Disclaimer: The views expressed in this article are those of the author and do not necessarily reflect the views of the Economic Times – ET Edge Insights, its management, or its members

Leadership 3

We are living in disruptive times. The old must make way for the new as business, industry, and commerce undergo a paradigm shift. In a similar vein, leadership too is required to adapt to the times that we live in. Some of these are organic changes to leadership styles whereas others are necessary to thrive in the new normal.

The business landscape in 2021 is set to be greatly influenced by the following trends, as per research by the University of Queensland.

Fostering a conducive culture in remote teams

 Remote work and cloud adoption have become a critical facet of business continuity in the new normal. For leaders, the challenge is greater when it comes to a remote-working environment. They have to ensure that the communication via technology is as effective as communicating in-person.  Leaders have to ensure that teams work in sync and this includes monitoring disengaged members. Assess communication gaps, team challenges, white noise, and make sure that a cohesive working environment is created and nurtured.  They also need to keep tabs on team dynamics which is more challenging in a virtual environment. Leaders must ensure that the morale of individual team members is not affected and behaviour like cyber-ostracism is nipped in the bud. 

Perceiving change positive  as an opportunity

Leaders must have a keen understanding of changes and their implications. For instance, the recent pandemic had some immediate socio-economic changes but not many perceived how disruptive it truly was.  The few organizations that prepared for the worst and realized the socio-cultural, macroeconomic, and regulatory changes could also leverage the opportunists that these changes brought,  far better than that of their peers. As a result they were able to act faster and focus on bringing innovative solutions to the fore.  Organizations and leaders who perceived these changes also adapted to the market conditions better. 

Focus on well-being leadership

This is a leadership approach  that emphasizes on well-being to impel performance. It is in contrast to the conventional view that only economic outcomes determine success. Well-being leadership is a global movement that has acquired momentum during the new normal.  The crux of this leadership approach is that wellbeing and the economy are inextricably linked. There are eight components to well-being leadershop: psychological, physical, material, economic, environmental, spiritual, cultural and social. Wellbeing leadership focuses on getting the outcomes for all of the eight components and strike a balance between them.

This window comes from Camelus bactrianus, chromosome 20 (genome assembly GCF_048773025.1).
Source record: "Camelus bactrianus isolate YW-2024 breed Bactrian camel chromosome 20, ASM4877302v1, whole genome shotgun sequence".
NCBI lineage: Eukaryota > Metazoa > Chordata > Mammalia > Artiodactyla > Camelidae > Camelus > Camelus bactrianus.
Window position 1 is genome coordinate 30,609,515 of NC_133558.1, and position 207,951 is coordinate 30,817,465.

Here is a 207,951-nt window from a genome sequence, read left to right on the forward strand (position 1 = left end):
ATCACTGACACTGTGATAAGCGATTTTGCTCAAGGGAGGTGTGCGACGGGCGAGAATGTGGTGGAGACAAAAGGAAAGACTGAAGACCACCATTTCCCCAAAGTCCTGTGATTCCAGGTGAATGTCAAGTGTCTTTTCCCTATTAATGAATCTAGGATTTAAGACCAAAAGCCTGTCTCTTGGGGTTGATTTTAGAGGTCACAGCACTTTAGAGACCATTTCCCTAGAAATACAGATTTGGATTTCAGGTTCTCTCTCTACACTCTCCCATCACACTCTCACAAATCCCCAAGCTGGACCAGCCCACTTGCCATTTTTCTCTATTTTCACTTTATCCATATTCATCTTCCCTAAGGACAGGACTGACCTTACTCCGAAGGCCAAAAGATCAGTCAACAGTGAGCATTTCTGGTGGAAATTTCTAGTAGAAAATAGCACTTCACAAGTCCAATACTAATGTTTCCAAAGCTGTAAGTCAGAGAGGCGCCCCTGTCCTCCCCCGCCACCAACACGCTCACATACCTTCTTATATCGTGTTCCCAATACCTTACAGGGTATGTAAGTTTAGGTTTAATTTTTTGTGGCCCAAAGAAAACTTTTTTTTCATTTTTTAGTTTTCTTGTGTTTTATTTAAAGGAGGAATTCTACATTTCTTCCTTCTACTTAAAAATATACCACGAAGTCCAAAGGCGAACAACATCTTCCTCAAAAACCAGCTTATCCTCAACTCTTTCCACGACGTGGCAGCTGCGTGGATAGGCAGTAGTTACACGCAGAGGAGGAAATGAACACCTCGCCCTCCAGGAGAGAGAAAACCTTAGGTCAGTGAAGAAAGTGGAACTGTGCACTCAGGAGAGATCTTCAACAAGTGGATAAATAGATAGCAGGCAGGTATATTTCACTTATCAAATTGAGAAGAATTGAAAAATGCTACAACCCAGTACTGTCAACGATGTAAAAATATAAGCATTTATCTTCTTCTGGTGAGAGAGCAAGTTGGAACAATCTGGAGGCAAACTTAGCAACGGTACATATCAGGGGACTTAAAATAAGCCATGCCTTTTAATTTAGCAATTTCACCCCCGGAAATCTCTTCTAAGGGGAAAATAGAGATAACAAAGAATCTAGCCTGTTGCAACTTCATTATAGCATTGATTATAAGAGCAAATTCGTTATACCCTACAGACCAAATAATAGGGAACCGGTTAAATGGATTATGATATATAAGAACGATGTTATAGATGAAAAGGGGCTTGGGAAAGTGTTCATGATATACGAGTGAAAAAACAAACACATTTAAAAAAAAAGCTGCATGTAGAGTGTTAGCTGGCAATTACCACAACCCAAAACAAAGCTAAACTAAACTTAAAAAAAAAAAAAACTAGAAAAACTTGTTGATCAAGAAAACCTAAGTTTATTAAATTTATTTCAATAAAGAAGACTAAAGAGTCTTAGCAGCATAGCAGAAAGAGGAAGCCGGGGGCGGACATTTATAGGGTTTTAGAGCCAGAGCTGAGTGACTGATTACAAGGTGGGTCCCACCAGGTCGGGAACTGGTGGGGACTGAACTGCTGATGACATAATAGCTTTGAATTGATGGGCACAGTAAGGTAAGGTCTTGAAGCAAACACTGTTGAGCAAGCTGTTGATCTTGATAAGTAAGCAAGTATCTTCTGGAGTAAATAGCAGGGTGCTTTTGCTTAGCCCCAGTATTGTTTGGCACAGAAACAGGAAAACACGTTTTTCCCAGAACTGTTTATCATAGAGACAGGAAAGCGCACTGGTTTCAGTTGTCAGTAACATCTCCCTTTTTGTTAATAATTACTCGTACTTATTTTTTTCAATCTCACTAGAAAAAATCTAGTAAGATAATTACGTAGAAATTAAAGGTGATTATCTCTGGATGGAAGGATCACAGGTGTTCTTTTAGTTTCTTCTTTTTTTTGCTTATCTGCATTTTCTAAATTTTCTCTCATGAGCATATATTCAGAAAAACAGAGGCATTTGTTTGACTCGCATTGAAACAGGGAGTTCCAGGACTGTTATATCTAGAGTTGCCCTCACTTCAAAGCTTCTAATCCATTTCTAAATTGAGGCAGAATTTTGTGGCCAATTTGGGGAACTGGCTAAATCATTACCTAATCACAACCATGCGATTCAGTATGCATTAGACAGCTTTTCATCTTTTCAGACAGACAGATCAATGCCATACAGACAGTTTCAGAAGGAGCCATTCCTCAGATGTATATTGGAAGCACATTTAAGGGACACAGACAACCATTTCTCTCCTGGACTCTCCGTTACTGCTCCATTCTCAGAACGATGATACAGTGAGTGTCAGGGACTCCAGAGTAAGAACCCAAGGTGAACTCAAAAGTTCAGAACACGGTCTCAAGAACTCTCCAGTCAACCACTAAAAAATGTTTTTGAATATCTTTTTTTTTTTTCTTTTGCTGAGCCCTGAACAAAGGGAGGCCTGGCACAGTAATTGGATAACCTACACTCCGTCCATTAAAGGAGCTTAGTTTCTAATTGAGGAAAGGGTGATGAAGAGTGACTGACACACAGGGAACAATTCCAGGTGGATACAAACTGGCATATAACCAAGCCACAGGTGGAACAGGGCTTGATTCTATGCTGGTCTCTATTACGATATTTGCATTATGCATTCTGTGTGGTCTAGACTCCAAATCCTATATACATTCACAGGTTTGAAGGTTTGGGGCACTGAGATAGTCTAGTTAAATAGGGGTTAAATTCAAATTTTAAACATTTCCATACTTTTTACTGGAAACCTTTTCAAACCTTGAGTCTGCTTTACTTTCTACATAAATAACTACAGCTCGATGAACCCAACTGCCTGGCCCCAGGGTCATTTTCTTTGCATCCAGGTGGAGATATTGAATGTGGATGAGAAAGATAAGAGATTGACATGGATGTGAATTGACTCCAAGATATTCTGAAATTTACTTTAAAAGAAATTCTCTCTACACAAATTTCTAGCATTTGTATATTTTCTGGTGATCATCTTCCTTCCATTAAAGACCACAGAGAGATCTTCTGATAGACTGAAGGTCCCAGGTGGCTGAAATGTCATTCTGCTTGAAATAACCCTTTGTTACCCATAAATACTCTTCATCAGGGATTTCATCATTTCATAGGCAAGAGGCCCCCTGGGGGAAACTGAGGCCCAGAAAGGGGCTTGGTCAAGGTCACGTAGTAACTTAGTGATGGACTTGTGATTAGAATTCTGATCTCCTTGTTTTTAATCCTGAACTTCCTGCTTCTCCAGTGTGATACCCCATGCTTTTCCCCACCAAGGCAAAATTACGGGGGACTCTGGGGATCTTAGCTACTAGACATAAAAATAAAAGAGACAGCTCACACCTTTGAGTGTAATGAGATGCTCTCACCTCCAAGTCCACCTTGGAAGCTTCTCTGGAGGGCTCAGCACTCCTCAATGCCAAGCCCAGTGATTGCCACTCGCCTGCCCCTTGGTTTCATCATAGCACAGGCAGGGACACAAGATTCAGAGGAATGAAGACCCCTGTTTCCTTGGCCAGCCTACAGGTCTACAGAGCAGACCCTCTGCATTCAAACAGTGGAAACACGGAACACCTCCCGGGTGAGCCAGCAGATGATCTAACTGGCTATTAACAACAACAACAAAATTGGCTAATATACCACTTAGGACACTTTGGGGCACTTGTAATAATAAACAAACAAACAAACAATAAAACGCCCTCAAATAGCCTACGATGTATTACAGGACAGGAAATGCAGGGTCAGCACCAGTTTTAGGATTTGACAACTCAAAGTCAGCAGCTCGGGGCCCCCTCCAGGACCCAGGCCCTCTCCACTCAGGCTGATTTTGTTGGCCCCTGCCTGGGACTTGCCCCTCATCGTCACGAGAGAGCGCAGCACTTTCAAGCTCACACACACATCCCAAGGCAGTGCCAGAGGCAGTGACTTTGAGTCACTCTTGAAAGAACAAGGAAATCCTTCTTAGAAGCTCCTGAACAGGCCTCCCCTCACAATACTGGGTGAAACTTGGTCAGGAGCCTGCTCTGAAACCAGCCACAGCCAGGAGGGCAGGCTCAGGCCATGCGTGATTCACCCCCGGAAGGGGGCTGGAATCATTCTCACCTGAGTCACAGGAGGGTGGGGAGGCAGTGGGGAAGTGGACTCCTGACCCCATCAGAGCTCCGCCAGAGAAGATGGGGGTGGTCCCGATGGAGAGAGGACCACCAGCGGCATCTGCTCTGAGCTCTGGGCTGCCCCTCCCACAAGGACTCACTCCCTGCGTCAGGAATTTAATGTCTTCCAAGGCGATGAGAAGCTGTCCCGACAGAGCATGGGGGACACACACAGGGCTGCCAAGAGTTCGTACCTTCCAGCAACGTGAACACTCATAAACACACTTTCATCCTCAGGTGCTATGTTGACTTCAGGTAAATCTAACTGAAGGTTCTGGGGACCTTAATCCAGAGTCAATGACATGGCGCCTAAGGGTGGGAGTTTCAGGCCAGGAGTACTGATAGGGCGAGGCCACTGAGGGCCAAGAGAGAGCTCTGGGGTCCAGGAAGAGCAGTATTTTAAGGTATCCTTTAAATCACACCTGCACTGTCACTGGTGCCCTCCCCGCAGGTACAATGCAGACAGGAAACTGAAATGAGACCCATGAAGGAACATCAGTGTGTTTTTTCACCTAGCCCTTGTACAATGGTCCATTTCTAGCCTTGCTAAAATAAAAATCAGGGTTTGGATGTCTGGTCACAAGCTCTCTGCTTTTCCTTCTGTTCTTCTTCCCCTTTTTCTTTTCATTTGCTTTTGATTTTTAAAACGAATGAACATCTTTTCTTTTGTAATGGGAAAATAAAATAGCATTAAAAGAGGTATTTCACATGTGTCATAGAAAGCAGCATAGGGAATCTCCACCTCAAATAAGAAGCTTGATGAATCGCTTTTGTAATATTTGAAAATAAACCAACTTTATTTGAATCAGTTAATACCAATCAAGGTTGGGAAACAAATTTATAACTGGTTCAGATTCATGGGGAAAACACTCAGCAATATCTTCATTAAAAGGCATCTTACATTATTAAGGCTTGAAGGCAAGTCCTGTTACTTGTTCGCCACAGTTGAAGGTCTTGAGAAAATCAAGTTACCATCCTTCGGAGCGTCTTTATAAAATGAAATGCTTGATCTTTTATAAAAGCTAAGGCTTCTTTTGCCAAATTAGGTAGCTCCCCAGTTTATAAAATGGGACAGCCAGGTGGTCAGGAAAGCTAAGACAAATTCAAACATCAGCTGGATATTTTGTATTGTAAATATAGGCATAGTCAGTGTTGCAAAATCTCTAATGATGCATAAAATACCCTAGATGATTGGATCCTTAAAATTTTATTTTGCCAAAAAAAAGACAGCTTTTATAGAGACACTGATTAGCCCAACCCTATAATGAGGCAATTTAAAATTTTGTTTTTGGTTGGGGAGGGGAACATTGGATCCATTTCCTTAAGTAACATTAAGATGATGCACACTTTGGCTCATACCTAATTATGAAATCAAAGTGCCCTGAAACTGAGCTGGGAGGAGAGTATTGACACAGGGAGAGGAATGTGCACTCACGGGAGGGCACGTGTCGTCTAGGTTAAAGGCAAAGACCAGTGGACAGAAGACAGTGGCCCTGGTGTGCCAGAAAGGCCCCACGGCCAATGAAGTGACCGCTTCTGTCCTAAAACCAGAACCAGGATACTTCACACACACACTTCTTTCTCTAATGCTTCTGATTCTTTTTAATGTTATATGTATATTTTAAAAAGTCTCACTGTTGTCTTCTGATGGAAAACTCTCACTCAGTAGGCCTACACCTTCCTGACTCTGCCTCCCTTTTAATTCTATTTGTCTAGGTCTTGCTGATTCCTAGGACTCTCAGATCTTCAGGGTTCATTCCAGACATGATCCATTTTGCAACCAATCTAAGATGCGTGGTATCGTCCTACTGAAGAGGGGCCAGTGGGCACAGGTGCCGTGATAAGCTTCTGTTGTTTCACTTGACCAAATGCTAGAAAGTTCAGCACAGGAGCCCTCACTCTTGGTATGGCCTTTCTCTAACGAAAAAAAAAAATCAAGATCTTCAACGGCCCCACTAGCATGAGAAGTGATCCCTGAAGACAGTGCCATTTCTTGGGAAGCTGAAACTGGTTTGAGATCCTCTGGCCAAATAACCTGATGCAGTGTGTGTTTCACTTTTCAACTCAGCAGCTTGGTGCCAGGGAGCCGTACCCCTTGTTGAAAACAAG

A triple bottom line approach

Businesses today must espouse a multi-faceted approach: They must place equal emphasis on environmental and social implications apart from the financial ones. This three-tier approach to business is not new and has been embraced by many organizations for the past 10 years. The COVID-19 pandemic has only served to increase its importance.  A triple bottom line approach is critical indicator of a sustainable business. It helps businesses imbibe resilience and continuity, which is the need of the hour. Leaders today find themselves challenged on multiple fronts: financial constraints, employee welfare. Supply chain integrity, sudden fluctuations in demand and supply, and policy changes among others. Leaders who do not implement the triple bottom line approach shall find that their business is less likely to cope with disruptions, in the long run.

Conclusion

Every crisis is an opportunity to transform for the better. Businesses today are facing challenges on multiple fronts that are fairly daunting. However, the organizations that survive and thrive are the ones with more resilient business models and leadership. Adapting to the new normal is not only about strong leaders and effective leadership, it is about a core identity shift for long term business success.

Disclaimer: The views expressed in this article are those of the author and do not necessarily reflect the views of the Economic Times – ET Edge Insights, its management, or its members

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